Mali: now for the hard part

As David Cameron visits Algeria, it seems that Downing Street is only now realising just how long-term a project defeating the Islamist rebels in North Africa will be.

David Cameron’s visit to Algeria is the first since that country won its independence from France 51 years ago. No former British leader thought it worth the time or effort. The decision comes after the penny finally dropped in Downing Street: forget Afghanistan or Pakistan; the threat from al-Qaeda is on Europe’s doorstep.
 
The area of operation for al-Qaeda in the Islamic Maghreb (AQIM) and its affiliates, offshoots and allies stretches from Mauritania to Chad. Some reports suggest that Nigerian militants of Boko Haram received training in Somalia, which would mean that the al-Qaeda arc can be traced from the Atlantic to the Red Sea.
 
The French intervention in Mali is just the latest instalment in this much wider conflict. With hardly a shot fired, and to the cheers of local people, French paratroops retook the ancient desert city of Timbuktu. “Operation Serval”, as the French term their offensive, has gone at least as well as anyone in Paris could have wished.

The only setback came when allegations emerged that Malian soldiers had butchered ethnic Tuaregs and Arabs. The International Federation of Human Rights Leagues said at least 31 people were executed in the central town of Sevare, and their bodies dumped in wells.

International concern has focused on the priceless manuscripts dating back to the thirteenth century, stored at the Ahmed Baba institute. It now appears as if suggestions that all 30,000 manuscripts were lost may have been exaggerated, since many were smuggled away for safekeeping.

The question now is how the French-led operation will proceed. Paris has been keen to replace its 2,900 troops with an African army, and pledges of support from West Africa have been coming in. Some 1,750 African troops have already arrived – from Togo, Niger, Nigeria, Burkina Faso, Benin and Senegal. Almost 8,000 African troops are expected, although the deployment has been slow.

France is keen to involve its international partners. Britain, at first, insisted that it would only help with the logistics. Now up to 350 troops are being despatched, ostensibly just to assist with the badly-needed retraining of the Malian army.

The real beneficiary of the Malian crisis looks like the United States. The African Union, led by South Africa, had strenuously resisted attempts by the US Africa Command (Africom) to establish a base on the continent’s soil. It is now reported that the Pentagon will get its way, after signing an agreement with Mali’s neighbour, Niger, that clears the way for an increased American military presence. The agreement is designed "to counter shared threats in the region," a US defence official told the Wall Street Journal.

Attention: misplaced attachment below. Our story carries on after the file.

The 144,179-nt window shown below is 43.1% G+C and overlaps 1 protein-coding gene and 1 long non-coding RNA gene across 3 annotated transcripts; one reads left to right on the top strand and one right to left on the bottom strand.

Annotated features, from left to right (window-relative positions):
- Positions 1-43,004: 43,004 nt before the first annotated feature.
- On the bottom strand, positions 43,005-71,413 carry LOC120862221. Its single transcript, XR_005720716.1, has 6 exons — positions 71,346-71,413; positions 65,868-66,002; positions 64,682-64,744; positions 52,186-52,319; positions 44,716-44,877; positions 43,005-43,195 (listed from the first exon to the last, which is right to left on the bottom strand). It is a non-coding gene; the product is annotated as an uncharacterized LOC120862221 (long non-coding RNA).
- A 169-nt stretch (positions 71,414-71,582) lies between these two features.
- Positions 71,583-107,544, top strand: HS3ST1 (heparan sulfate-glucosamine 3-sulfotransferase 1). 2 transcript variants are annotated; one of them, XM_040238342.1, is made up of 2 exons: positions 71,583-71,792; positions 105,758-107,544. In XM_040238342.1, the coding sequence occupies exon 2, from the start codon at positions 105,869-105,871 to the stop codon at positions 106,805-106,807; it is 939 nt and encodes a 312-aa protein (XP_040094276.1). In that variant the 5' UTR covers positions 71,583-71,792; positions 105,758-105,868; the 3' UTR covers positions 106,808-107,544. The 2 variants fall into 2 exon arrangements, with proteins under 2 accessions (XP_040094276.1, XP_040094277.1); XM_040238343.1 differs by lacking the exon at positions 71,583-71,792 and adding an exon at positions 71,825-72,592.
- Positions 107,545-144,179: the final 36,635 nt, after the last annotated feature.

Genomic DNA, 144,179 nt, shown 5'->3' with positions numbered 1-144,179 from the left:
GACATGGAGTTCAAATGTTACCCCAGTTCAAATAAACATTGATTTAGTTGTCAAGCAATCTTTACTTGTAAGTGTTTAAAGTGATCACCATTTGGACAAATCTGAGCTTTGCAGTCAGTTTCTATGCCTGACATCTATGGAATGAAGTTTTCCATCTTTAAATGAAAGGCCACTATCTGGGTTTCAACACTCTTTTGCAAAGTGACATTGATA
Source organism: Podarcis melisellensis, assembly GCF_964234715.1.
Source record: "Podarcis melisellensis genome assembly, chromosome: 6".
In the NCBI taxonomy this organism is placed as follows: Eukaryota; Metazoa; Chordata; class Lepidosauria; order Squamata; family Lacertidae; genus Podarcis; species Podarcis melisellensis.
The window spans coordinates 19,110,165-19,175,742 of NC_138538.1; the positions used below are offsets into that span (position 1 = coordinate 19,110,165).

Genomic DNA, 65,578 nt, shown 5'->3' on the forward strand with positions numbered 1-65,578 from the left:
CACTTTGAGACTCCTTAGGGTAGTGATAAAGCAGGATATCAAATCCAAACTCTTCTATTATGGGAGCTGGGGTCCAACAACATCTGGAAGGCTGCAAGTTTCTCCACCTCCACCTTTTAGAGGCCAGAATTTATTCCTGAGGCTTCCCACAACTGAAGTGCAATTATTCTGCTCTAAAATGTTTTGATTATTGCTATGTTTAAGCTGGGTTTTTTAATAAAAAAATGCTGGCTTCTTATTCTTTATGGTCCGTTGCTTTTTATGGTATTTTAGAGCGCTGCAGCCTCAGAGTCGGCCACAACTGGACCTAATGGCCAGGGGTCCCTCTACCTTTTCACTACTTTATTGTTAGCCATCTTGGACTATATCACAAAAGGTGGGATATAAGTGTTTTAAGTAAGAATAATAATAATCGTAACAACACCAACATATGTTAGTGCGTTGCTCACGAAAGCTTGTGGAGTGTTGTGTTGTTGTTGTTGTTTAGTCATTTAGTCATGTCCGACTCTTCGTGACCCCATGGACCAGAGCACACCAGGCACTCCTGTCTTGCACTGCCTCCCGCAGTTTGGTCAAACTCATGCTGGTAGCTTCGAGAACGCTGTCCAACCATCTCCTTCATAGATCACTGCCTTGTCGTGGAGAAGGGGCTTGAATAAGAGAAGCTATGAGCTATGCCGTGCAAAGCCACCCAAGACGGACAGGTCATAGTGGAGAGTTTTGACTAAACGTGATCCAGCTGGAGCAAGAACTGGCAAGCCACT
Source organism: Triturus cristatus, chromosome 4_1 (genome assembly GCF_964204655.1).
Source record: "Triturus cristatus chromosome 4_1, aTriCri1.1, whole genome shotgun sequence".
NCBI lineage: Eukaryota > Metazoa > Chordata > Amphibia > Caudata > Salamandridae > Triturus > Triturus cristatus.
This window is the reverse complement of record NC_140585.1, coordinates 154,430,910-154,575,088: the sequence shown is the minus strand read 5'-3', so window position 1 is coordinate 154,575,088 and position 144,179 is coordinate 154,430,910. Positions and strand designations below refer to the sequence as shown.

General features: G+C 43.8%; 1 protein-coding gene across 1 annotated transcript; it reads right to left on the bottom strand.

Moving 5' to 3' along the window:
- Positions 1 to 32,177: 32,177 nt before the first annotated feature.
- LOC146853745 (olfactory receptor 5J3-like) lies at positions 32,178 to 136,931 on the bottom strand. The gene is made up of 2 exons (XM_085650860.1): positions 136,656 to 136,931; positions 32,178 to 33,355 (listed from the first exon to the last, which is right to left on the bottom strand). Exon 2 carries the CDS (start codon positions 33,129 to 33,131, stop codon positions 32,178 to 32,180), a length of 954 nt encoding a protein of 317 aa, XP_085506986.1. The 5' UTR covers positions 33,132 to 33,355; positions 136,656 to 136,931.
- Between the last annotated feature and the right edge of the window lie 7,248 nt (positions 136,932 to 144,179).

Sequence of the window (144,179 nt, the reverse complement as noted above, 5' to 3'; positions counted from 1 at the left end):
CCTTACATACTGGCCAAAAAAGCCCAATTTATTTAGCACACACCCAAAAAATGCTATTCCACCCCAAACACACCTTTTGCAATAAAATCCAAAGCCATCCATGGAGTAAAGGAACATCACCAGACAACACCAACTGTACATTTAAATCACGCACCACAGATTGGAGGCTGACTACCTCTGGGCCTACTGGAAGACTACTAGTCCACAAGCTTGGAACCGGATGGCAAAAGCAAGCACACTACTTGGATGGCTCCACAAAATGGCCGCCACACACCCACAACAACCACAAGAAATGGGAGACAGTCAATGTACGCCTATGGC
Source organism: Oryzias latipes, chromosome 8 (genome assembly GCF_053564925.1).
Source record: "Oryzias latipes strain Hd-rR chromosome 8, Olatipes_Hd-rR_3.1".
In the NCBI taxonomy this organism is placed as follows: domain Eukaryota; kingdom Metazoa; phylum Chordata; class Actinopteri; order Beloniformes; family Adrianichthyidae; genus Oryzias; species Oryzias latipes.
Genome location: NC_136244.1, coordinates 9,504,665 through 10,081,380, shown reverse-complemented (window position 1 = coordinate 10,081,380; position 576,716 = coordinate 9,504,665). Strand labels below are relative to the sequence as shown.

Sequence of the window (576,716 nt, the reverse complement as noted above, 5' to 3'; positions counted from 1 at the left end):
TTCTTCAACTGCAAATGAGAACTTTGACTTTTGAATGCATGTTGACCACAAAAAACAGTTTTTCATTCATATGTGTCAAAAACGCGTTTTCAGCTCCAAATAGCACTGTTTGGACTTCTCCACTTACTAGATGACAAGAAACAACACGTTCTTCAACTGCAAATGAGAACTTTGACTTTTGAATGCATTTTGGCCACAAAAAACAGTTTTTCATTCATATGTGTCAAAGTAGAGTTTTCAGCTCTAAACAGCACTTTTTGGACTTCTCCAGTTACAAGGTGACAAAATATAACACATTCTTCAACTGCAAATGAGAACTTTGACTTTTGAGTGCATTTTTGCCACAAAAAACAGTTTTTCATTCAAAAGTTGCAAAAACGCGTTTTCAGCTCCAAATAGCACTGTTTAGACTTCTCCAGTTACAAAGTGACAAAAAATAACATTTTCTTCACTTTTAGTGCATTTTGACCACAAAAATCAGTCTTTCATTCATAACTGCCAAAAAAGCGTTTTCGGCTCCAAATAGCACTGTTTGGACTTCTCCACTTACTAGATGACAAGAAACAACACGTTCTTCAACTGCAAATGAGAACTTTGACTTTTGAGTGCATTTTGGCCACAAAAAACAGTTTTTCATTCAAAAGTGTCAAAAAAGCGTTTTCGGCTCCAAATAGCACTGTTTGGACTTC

The New York Times reports that this will allow drones – vital for the surveillance of the vast deserts of Mali – to be flown from Niger. This programme is still in the planning stage, but it would not be the first such operation in Africa. Africom already has a base on the Red Sea in Djibouti – Camp Lemonnier. The United States is said to fly drones from a re-furbished airfield in Ethiopia, as part of its war against the Islamist fighters of al-Shabab in Somalia. Gradually, the US is establishing a military presence on the African continent.

Rebuilding the Malian army will be no easy task. The United States has attempted to train the Malian army for years. American support for Mali’s military was part of a counter-terrorism programme costing more than $500m to train and equip armies across the Sahara to combat militants. “Operation Flintlock” brought troops across the Sahara to be given specialists training.

Less than two years ago Mali’s Assistant Chief of Defence, Colonel Béguélé Sioro, described this training as an “exemplary partnership” offering an “opportunity to evolve alongside seasoned troops, accumulate experience in the fight against criminal organisations and increase our operational effectiveness.”

Yet when the Islamist fighters launch an offensive, pushing out the Malian army from the central town of Konna on 10 January, the Malian armed forces all but collapsed. Mali's interim president Dioncounda Traore had no choice but to turn to Paris for help.

George Joffe, North African specialist at Cambridge University, says the weakness of the Malian army was exacerbated after American aid was cut, following the Malian coup of March 2012. He believes the rebellion will to a tough nut to crack.

Europe’s head of counter-terrorism, Gilles de Kerchove, told the French News Agency, AFP, that intelligence reports indicated that the Islamists have around 3,000 fighters. American sources, speaking to the New Statesman off the record, suggested that the Islamists began melting away into the community as the French advanced. Some villagers were forced to leave their homes as fighters moved in to pass themselves off as local people.

In the longer run, says Joffe, the rebels may retreat to their desert fastness of Taoudenni. These salt-mines are on the ancient trade routes that ran from Morocco to the Gold Coast, or present-day Ghana. “They are riddled with deep mines and passages,” he says. “For a decade the Islamists were there, undisturbed, and they could retreat to this sanctuary if forced out of central Mali.”

Crushing the Islamist rebels is likely to be a long-term project. Their fighters have yet to be defeated and African forces nowhere near ready to take over from the French. The mostly likely outcome of the conflict is that Paris will have to carry the burden for years to come. France launched Operation Epervier to save Chadian president Hissene Habre in February 1986. They are still there today.

Malian soldiers arrest a man suspected of being an Islamist in Timbuktu. Photograph: Getty Images